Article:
Hampire_jacket5) When all else fails, take a breath. Sorry, guys, sometimes the ideas are not going to come. No matter how much you force it. When you are really and truly stuck, stop trying so hard. Instead, work on revising older manuscripts—maybe you can whip one of those into shape. Or perhaps the something old that you will turn into something new will come from your own pile of older ideas.

Valentine’s Day: A Pun-loving Holiday

The first time my son brought home valentines from school I realized what a great snapshot of pop culture they were. For the next few years, I’d pull out a few valentines he’d received from classmates and create a scrapbook page with them. (Back then, I somehow managed to find time to keep a scrapbook.)  Here’s a page from 2001. One look at this and you can see what was hot with the kindergarten set and beyond.


Last weekend when my parents came to visit, I had a similar gift delivered. Unbeknownst to me, my mother had saved the valentines from my classmates!


It was fun looking through them. I remember that a lot of the valentines we bought back then were printed in over-sized paperback books with several to a page. We had to cut or punch them out. Some were adorable! Some were politically incorrect. Puns were as popular then as they are now.  Why are puns connected to this holiday?  I think it’s because they make it easy to show a little wit while also showing sentiment. Here are some favorites from the group above. (Not sure you’d see one like the top center today… and I think we know the identity of bat girl now…)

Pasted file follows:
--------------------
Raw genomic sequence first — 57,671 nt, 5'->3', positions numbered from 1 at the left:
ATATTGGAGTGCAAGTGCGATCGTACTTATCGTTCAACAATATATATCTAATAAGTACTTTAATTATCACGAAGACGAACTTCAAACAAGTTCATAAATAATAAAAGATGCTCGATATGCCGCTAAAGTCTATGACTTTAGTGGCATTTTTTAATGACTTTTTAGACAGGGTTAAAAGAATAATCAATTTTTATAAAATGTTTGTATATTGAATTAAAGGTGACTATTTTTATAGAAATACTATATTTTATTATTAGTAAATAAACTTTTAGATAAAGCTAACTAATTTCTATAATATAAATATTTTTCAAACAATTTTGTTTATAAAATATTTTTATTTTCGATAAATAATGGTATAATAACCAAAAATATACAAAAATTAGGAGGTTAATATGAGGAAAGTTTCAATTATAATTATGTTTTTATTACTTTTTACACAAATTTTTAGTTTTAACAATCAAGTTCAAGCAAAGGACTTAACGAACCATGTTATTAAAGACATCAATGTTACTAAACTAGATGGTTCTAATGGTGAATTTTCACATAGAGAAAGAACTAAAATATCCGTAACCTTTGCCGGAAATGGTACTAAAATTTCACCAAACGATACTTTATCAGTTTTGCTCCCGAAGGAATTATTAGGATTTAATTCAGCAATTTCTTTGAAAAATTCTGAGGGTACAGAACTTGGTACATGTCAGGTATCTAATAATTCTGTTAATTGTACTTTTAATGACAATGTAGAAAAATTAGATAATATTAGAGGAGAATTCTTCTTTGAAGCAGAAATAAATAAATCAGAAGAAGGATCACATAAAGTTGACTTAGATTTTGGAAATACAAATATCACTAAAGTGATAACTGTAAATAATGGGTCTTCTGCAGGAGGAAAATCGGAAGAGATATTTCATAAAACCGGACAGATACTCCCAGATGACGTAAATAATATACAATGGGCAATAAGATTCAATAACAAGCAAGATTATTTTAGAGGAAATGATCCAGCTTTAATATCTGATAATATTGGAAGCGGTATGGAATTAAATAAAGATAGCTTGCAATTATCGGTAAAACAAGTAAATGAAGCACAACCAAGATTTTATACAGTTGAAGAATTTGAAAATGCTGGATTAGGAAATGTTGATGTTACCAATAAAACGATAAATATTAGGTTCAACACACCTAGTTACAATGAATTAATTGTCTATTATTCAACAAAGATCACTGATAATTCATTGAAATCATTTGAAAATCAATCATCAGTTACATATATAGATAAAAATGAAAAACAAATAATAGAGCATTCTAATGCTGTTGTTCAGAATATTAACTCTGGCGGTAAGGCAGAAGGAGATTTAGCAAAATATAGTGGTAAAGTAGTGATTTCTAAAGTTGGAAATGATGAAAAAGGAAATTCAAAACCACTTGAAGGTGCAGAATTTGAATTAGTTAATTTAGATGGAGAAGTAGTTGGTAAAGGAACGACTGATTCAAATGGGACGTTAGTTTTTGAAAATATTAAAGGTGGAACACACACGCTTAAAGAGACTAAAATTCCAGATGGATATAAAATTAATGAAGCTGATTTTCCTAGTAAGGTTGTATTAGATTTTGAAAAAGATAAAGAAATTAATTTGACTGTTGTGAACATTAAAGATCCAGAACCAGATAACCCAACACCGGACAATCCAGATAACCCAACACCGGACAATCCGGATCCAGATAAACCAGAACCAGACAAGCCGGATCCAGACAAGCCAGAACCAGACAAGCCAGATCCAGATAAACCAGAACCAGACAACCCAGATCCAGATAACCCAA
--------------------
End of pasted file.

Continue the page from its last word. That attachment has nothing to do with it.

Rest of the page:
Puns are also a form of humor accessible to children, offering a word game they can participate in, either by appreciating a pun with a smile, or by creating their own puns. My mother was making valentines with my eight year old niece this year. My niece asked what her cousin liked best, my mother said, “peace signs.” My niece responded, “Why don’t I make her one that says, I love you to peaces?” Perfect!

After hearing this story, it occurred to me that this could be a fun word game to play with children. Why not create Valentines for their favorite characters from literature? What would Harry’s valentine to Jenny say? What would Peeta’s valentine to Katniss say? How about Peter Pan’s to Wendy?

If you don’t have a pun ready for your young or old valentine yet, check out this list of 101 Valentine’s Day puns!

If you're looking for the perfect Valentine's book, full of play on words, check out The Hog Prince by my blogging partner, Sudipta!

If you’re looking for the perfect Valentine’s book, full of play on words, check out The Hog Prince by my blogging partner, Sudipta!

Happy Valentine’s Day! Keep playing with (and on) words!